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Counsels’ opinion on VRTB

Future Housing Review (supported by Joseph Rowntree Reform Trust) recently instructed Kelvin Rutledge QC and Ashley Bowes of Cornerstone Barristers in London to advise on the legal position concerning VRTB.

OPINION

Introduction

1) On 12th October 2015, the Secretary of State for Communities and Local Government presented a Written Statement to Parliament concerning an “agreement” the Government had reached with the National Housing Federation to “deliver [the Conservative Party’s] Manifesto commitment to extend the right to buy to housing association tenants”. The new position was to come into force “from next year” and the Government would work with the sector to “implement” it. The Minister undertook to update Parliament on the “next stage of implementation”.

2) HM Treasury have confirmed, in response to a Freedom of Information Act request, that the terms of this agreement (it is not clear if they were ever formally recorded) reflect a September 2015 document produced by the NHF entitled “An offer to extend Right to Buy discounts to housing association tenants1 which the Government accepted in lieu of legislation being introduced through the Housing and Planning Bill. This offer had been put to NHF members with 323 out of 584 (around 55%) voting for it. It is to be read in conjunction with a letter NHF’s Chief Executive Officer, David Orr, sent at the same time to housing associations.

3) According to the NHF’s offer document, the main features of the VRTB are as follows:

  • Every housing association tenant has the right to purchase her/his home at statutory right to buy discount levels.
  • Housing associations would have discretion not to sell, for example where the property is in a rural area and could not be replaced, or where it has been adapted for special needs tenants.
  • In such cases housing associations would offer tenants a “portable discount” which they can utilise in the purchase of alternative accommodation either with the same housing association or another.
  • The Government would “compensate” the housing association for the discount (subject to available funds). However, only 70% of the discount would be payable immediately, the remaining 30% to be paid upon stock replenishment.
  • The Government would implement “deregulatory measures” to assist housing associations achieve these objectives.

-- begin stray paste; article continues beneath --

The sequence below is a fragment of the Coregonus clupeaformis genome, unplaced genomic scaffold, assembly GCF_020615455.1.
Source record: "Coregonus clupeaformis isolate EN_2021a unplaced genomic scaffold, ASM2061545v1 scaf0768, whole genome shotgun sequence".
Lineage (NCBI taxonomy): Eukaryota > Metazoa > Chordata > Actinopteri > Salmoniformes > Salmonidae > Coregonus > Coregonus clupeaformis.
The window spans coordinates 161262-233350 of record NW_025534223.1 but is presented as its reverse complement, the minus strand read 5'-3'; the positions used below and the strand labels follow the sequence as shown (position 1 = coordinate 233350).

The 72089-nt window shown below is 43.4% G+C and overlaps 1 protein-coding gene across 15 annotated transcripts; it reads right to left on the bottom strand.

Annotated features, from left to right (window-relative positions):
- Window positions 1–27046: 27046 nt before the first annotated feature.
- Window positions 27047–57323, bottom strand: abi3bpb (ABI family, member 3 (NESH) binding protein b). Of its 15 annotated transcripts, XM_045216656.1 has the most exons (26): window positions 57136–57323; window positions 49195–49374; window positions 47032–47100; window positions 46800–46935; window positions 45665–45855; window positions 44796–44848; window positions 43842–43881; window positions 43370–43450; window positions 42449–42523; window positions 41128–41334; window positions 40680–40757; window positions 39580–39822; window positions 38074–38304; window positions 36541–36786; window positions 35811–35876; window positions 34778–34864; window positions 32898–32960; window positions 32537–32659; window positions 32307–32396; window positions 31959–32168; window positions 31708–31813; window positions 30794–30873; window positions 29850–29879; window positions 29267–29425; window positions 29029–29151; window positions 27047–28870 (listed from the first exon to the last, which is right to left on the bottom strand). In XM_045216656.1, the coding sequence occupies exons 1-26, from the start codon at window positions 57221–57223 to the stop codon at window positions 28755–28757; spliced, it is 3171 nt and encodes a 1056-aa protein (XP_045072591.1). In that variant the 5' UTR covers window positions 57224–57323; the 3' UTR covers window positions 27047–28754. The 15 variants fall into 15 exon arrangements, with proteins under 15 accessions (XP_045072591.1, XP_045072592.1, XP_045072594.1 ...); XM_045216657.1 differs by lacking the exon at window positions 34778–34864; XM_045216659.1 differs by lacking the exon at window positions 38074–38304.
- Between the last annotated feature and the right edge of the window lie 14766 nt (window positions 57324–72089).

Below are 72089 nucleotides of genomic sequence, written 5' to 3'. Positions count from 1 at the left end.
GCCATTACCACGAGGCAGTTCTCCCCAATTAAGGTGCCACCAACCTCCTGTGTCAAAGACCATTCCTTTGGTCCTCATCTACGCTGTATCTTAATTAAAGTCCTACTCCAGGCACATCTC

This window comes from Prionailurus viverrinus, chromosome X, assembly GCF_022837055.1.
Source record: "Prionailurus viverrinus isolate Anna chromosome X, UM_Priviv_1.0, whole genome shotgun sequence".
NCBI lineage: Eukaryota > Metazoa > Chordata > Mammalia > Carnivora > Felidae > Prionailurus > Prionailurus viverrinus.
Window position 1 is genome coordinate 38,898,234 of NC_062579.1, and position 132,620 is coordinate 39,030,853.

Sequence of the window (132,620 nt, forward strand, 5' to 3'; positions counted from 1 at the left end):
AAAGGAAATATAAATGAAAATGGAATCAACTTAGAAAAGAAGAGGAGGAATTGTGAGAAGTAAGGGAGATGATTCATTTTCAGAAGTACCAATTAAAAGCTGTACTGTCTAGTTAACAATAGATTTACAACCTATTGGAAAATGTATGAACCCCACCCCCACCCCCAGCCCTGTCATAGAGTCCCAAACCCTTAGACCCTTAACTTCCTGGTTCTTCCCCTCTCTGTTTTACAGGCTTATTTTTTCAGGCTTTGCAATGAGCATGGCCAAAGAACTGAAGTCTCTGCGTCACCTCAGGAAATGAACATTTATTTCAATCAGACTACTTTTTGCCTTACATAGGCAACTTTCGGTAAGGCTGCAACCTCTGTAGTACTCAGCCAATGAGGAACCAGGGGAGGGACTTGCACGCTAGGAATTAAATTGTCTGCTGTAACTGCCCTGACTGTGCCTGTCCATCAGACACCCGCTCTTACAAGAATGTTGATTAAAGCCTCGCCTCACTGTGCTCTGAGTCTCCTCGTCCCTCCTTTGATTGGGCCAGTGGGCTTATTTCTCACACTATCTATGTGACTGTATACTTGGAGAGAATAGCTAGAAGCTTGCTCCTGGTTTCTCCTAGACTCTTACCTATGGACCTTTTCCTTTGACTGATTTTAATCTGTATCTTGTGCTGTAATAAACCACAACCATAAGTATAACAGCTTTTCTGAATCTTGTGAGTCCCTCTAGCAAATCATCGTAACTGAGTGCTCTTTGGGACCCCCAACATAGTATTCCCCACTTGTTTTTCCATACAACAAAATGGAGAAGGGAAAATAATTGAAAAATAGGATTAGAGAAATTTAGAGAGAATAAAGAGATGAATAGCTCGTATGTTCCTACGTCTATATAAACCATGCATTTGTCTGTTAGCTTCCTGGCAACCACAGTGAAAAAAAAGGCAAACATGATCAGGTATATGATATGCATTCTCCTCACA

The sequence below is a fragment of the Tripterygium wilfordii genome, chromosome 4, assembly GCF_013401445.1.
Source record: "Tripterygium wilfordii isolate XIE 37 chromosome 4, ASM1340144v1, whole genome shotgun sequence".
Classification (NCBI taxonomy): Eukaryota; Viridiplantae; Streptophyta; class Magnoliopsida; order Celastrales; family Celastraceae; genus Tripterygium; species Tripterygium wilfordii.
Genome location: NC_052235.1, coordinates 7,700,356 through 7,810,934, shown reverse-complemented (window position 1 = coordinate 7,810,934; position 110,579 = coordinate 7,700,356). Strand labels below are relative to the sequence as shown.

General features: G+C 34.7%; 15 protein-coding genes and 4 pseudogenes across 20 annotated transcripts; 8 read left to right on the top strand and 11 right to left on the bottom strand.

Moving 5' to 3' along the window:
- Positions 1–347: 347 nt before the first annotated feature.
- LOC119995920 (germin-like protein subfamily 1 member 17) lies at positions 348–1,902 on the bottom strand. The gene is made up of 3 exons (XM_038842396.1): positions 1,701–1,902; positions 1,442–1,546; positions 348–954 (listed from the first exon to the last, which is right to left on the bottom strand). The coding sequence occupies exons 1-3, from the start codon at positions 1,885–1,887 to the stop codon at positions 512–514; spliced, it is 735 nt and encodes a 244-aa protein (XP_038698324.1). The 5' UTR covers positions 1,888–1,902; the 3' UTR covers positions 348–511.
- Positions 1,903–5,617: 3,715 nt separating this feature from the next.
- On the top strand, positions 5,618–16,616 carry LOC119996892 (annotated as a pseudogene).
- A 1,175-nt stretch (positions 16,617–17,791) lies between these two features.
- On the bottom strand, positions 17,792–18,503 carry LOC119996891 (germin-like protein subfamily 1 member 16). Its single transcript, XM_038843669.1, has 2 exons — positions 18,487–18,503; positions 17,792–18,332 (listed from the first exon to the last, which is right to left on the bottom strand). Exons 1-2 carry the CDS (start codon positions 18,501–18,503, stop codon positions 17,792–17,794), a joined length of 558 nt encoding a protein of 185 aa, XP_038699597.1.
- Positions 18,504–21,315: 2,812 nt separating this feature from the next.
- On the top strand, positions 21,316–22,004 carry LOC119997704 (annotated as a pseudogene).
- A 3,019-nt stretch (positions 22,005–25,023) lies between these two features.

• If a housing association tenant is dissatisfied with the offer, or with the time the process is taking, s/he may appeal to the Regulator, the Homes and Communities Agency.

4) During his Autumn Spending Statement, the Chancellor announced that the VRTB would be piloted by five housing associations. On 25th November 2015 L&Q, Riverside, Saffron Housing, Sovereign and Thames Valley Housing Associations released a joint press statement, explaining that they had volunteered to form part of that pilot. At or about the same time, the Government amended its Right to Buy website by confirming that, under the pilot, “successful applicants will be able to progress up to the point of sale, but would not be able to complete until the Housing and Planning Bill becomes law…”.

5) According to the House of Commons Library Briefing Paper No. 07224 dated 13th April 2016, “The pilot schemes are expected to run until January 2017 but a full evaluation will be published [by the Department of Communities & Local Government] in September 20162. The Paper continues (summary p.3): “No implementation date for the extended RTB has been announced. Negotiations on the detailed implementation of the voluntary RTB are ongoing; an Implementation Advisory Board has been established and an operational document will be published in due course”. A “sounding board” has been established by the NHF for this purpose3.

6) It follows that the VRTB is not yet in force. What essentially is underway is a pilot scheme with five housing associations and selected tenants, to determine a level of interest, alongside a broader consultation exercise through the NHF. Nothing can be done in terms of rolling out the scheme nationally until the DCLG has undertaken the “evaluation” it has promised. At that stage, consistent with his October 2015 Written Statement, the Minister should update Parliament setting out the proposed implementation of the VRTB.


Our instructions